Saturday, November 21, 2009

Bank Failures Continue to Mount

As of November 20, a total of 124 U.S. banks have been closed by regulators. That's the highest total since 1992, when 181 banks failed at the tail end of the S&L crisis.

An average of 11 banks per month have failed this year. Just 25 banks failed last year, and only three in 2007.

The 124 closings have cost the FDIC's insurance fund more than $28 billion this year. The fund's balance went negative as of the end of the third quarter.

The FDIC estimates that the total cost of failures will be $100 billion from 2009 through 2013.

The number of banks on the FDIC's "problem list" stood at 416 at the end of June. The agency will hold a briefing next week to reveal how many banks are currently on that problem list.

The FDIC says that bank failures will remain elevated through next year. Experts suggest we could be no more than 10% of the way through this cycle of bank collapses.

CreditSights, which tracks bank failures, predicts that in the current cycle, from 2008 through 2011, as many as 1,100 banks will fail. That would wipe out 13.4% of all U.S. banks, representing 7% of U.S. banking assets.

Most of the troubled banks are concentrated at the regional and community level, and are weighed down by commercial real estate and construction loans.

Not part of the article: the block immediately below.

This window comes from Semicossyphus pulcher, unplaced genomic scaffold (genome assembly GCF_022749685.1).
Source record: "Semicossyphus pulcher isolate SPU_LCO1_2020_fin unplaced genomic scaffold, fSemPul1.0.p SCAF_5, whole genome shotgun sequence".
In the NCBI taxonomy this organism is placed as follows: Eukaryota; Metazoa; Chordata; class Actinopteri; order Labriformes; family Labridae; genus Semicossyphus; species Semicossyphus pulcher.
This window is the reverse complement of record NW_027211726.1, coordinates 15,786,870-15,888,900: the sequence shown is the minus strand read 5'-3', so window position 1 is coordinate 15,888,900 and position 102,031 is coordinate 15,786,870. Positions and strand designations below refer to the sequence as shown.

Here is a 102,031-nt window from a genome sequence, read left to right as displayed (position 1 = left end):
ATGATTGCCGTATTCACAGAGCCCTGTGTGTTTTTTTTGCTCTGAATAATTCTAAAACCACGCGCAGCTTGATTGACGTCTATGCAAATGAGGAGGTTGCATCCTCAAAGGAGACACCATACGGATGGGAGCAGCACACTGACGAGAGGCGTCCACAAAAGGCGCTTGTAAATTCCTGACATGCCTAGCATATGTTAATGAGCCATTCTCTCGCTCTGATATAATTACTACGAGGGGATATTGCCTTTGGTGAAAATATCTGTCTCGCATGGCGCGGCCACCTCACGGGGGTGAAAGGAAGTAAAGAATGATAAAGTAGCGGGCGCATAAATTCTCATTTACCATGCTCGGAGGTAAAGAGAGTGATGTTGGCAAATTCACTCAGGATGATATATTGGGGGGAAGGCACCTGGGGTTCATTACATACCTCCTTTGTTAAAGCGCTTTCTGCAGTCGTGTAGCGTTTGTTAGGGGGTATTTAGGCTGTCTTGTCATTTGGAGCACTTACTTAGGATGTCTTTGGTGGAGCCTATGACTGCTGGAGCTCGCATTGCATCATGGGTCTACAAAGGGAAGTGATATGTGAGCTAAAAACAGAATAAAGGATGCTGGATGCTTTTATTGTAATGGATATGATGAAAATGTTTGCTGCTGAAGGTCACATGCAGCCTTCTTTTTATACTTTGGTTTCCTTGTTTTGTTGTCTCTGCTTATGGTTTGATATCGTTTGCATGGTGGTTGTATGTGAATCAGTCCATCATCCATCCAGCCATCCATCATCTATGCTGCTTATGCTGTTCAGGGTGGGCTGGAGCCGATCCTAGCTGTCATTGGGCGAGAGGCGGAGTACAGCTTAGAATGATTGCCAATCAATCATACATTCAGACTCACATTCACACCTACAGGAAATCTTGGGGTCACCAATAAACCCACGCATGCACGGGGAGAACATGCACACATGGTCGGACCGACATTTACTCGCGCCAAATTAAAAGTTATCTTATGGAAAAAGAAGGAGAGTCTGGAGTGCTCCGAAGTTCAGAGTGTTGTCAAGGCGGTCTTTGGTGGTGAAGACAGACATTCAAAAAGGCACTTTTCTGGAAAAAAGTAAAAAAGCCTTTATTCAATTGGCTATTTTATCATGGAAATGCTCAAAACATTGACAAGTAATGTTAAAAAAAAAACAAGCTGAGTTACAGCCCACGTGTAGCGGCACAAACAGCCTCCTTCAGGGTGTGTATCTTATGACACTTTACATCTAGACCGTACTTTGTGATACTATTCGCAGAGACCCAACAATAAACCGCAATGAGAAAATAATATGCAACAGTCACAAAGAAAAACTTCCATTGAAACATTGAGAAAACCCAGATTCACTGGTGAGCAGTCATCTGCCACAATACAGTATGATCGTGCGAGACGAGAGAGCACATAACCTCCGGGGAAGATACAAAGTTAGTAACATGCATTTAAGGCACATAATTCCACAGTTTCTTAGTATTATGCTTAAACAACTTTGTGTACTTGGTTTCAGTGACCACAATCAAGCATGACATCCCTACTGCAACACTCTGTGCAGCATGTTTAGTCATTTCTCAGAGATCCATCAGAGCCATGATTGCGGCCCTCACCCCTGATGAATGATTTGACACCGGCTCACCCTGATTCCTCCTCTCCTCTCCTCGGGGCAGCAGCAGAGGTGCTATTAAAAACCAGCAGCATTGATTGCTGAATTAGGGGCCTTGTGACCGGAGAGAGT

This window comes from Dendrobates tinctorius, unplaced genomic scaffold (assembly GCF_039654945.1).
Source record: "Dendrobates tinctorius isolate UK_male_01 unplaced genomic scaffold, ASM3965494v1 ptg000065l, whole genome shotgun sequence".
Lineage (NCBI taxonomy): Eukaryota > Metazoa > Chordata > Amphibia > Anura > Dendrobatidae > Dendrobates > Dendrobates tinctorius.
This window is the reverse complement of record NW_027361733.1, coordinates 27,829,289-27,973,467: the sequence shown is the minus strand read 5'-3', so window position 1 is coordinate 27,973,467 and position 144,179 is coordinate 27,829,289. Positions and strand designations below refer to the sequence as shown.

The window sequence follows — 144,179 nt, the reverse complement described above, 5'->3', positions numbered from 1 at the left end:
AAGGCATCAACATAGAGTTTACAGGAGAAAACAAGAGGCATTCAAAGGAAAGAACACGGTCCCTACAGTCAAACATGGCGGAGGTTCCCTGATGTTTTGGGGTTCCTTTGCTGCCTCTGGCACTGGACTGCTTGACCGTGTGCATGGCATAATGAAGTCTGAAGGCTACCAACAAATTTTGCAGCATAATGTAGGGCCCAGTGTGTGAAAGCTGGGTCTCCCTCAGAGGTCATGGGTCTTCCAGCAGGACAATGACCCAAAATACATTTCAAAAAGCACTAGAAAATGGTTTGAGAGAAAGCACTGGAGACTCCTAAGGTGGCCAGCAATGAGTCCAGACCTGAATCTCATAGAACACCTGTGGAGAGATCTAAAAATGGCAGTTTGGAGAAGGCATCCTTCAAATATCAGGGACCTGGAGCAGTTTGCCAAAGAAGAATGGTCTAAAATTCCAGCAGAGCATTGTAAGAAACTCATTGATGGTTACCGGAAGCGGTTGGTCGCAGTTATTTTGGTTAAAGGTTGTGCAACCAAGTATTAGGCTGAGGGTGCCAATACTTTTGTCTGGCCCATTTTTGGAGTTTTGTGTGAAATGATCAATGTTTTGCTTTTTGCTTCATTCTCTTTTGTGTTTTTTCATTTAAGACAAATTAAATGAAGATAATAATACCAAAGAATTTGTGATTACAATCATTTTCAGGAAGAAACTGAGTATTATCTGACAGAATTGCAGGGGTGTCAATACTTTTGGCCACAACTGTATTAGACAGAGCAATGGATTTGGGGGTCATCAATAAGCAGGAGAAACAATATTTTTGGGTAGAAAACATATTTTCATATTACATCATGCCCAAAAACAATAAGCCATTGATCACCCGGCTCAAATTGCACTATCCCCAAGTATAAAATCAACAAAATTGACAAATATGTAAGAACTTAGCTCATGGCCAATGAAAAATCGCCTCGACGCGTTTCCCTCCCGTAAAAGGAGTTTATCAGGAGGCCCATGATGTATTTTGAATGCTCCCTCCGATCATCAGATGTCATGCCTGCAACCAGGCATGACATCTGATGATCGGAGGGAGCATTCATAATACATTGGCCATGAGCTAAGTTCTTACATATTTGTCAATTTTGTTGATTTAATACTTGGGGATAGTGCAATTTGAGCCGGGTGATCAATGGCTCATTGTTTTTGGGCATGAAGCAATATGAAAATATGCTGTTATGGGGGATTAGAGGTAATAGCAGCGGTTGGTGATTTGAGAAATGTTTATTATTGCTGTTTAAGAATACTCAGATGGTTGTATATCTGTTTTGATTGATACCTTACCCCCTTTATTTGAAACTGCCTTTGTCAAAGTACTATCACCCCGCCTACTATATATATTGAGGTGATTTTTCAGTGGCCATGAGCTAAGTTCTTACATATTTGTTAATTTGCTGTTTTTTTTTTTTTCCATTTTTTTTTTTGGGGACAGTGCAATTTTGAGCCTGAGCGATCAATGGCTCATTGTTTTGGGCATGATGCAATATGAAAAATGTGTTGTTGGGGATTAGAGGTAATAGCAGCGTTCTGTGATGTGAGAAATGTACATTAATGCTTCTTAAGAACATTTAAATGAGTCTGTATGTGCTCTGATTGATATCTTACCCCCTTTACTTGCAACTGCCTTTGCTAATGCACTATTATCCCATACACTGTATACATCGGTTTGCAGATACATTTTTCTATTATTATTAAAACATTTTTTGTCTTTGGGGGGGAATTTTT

Between now and 2012, more than $1.4 trillion worth of commercial real estate loans will come due, according to real estate investment firm ING Clarion Partners.

However, the collateral value underlying many of these loans is depreciating. That means many borrowers will have trouble rolling over their loans.

"Another wave of prolonged losses driven by weakness in commercial real estate could prove catastrophic to many of these weakened banks," CreditSights said.

The banking system has deteriorated considerably since last fall. Banks that regulators deemed healthy only months ago have started to fail.

This month, three banks that received taxpayer money have failed. The three received a total of $2.63 billion from the $700 billion financial bailout program. All of that taxpayer money will likely be lost.

When the TARP legislation was enacted last October, then-Treasury Secretary Henry Paulson said, "there is no reason to expect this program will cost taxpayers anything."

In all, more than two dozen banks that received taxpayer money have faced regulatory actions, suggesting they are not stable and could fail. All were deemed "healthy banks" when that money was granted.

More than $5 billion in taxpayer money could be lost, depending on which of these shaky banks survive.

Hold on to your hats, your checkbooks, and your wallets; the worst is yet to come.

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